If SFSU president Lynn Mahoney ends up vetoing the decision, the complaint will go to legal arbitration.

Odds & Ends

🇮🇱 This week the Senate Foreign Relations Committee advanced the nomination of Thomas Nides to serve as the next ambassador to Israel.

🇮🇱 Alex Kane profiles Ritchie Torres at Jewish Currents:

Torres’s alignment with the Israel lobby proved strategic. Though the real estate industry poured the most funding into his campaign—$290,000, an investment in a district where the industry saw opportunity for development—“pro-Israel” groups were responsible for a chunk of his budget. Torres won the backing of groups—including NORPAC, To Protect Our Heritage PAC, Pro-Israel America PAC, City PAC, and DMFI’s PAC—that together gave him about $34,000 in donations, according to a Jewish Currents analysis of federal election records. DMFI also spent over $50,000 in independent advertising on Torres’s behalf.

🇺🇸 “The Abraham Accords” are embraced by both Republicans and Democrats. At Responsible Statecraft, Jonathan Hoffman shows how repressive Arab leaders are using the policy permeate Israel’s DC network:

Examples of these newfound influence campaigns are not difficult to find. The UAE has engaged in outreach and established relationships with well-known organizations and think tanks connected to Israel’s network such as the American Jewish Committee, the Anti-Defamation League, the Conference of Presidents of Major American Jewish Organizations, WINEP, AEI, the Foundation for Defense of Democracies, and others. The UAE’s leadership has been praised by AIPAC and the Conference of Presidents of Major Jewish Organizations for “committing to fight terrorism and extremism in every form” and being “tolerant” and “pluralistic.”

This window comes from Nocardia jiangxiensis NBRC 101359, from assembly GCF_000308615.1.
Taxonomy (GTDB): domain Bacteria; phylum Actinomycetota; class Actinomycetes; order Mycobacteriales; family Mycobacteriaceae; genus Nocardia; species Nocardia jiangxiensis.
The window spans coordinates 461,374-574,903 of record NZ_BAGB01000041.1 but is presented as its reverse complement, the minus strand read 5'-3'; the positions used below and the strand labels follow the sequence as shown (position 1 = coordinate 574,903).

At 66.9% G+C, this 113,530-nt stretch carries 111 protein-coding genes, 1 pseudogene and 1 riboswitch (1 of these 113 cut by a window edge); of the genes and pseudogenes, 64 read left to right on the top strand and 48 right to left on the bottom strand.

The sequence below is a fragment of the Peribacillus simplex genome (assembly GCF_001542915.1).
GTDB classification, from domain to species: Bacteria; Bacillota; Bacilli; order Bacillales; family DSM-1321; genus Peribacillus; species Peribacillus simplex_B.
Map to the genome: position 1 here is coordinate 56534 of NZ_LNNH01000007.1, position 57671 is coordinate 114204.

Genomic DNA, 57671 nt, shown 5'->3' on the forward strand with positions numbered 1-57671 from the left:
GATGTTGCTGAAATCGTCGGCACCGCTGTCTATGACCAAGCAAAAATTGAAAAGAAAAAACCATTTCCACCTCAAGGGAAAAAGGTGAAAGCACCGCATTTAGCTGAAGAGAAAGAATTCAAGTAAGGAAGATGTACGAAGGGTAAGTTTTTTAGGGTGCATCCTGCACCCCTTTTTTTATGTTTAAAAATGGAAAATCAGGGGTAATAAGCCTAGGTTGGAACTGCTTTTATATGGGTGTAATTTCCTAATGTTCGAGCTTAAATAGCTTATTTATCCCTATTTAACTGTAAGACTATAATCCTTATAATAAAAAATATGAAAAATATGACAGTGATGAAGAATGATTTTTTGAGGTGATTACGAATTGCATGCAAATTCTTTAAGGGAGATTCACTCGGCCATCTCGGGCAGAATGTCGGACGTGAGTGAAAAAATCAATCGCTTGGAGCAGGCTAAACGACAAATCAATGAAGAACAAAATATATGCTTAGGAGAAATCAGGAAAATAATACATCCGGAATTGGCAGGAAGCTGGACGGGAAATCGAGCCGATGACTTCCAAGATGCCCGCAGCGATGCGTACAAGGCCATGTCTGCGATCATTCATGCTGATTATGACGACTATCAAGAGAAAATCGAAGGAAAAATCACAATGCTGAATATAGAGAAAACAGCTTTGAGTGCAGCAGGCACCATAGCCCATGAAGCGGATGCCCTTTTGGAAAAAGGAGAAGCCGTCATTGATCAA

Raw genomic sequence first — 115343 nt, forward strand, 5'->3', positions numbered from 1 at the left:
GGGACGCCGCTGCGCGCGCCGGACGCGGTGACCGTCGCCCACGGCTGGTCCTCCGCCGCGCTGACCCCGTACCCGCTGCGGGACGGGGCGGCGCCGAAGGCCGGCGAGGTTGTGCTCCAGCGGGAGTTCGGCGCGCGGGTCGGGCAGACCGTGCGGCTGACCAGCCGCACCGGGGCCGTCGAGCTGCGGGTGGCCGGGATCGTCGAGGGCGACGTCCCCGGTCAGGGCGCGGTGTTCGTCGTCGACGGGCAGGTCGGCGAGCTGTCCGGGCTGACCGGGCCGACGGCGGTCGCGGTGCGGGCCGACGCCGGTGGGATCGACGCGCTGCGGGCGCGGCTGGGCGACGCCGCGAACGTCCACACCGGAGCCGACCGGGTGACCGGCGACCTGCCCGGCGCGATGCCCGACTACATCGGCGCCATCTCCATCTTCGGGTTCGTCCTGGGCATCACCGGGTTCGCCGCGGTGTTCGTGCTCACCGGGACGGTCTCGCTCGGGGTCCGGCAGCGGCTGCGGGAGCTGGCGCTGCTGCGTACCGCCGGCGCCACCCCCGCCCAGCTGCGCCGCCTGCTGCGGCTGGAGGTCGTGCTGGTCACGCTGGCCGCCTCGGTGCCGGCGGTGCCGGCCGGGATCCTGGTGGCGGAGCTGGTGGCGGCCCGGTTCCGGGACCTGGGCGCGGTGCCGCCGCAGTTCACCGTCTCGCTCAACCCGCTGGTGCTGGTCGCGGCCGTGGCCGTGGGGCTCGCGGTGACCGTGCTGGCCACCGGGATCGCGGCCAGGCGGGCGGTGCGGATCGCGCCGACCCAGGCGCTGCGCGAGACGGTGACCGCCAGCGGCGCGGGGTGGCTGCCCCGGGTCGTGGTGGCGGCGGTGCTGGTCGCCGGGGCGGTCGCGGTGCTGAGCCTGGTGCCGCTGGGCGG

🇮🇱 The Wall Street Journal reported Politico’s new owner, Axel Springer CEO Mathias Doepfner, plans to put the website behind a paywall. The article also says employees will be expected to adopt Axel Springer’s “guiding principles.” These include “support for a united Europe, Israel’s right to exist and a free-market economy, among others.”

📰 In the last newsletter I mentioned that Omari Hardy is the one candidate running in Florida’s 20th district who has expressed support for the BDS movement. The local Sun-Sentinel actually endorsed Hardy, but now the editorial team has run an op-ed declaring that Hardy is “misguided and misinformed.”

The paper also published a letter from local Rabbi Alan Sherman on its website, attacking Hardy and referring to him as “the Hitler of South Florida” in its title. A day after it ran, it disappeared from the internet. If you think the paper thought better of it, think again. It was back again soon with a new title. Here’s Jewish Insider’s Matthew Kassel from a Twitter thread about the whole fiasco:

The “Hitler” piece is now back up on the Sun-Sentinel website with an amended headline. The offending comment likening Hardy to “the Hitler of South Florida” has also been removed.

The piece was published by the Florida Jewish Journal, which is owned by Sun Sentinel Media Group. Alan Goch, the editor, pulled it down this morning after the Sun Sentinel’s editorial board started getting calls and texts. It will run in print next Wednesday, he told me.

“I like strong, conservative pieces, dont get me wrong, but the Hitler reference raised some red flags, so I slightly changed the headline, have taken out the Hitler reference and then the one line in the article itself,” he told me.

“But everything else I’m comfortable with,” Goch said. The piece, written by a local rabbi, still includes another Hitler reference: “Hitler’s attack on the Jews was also solely based on hate and Omari Hardy is no different.”

🌅 Sunrise DC declined to participate in a voting rights rally after learning that a number of Zionist groups were being included .

“Israel, in its occupation of the land of Palestine and its people, has and continues to engage in violent oppressive tactics that go against the values we advocate for as a hub,” reads a statement put out by the group.

Stay safe out there,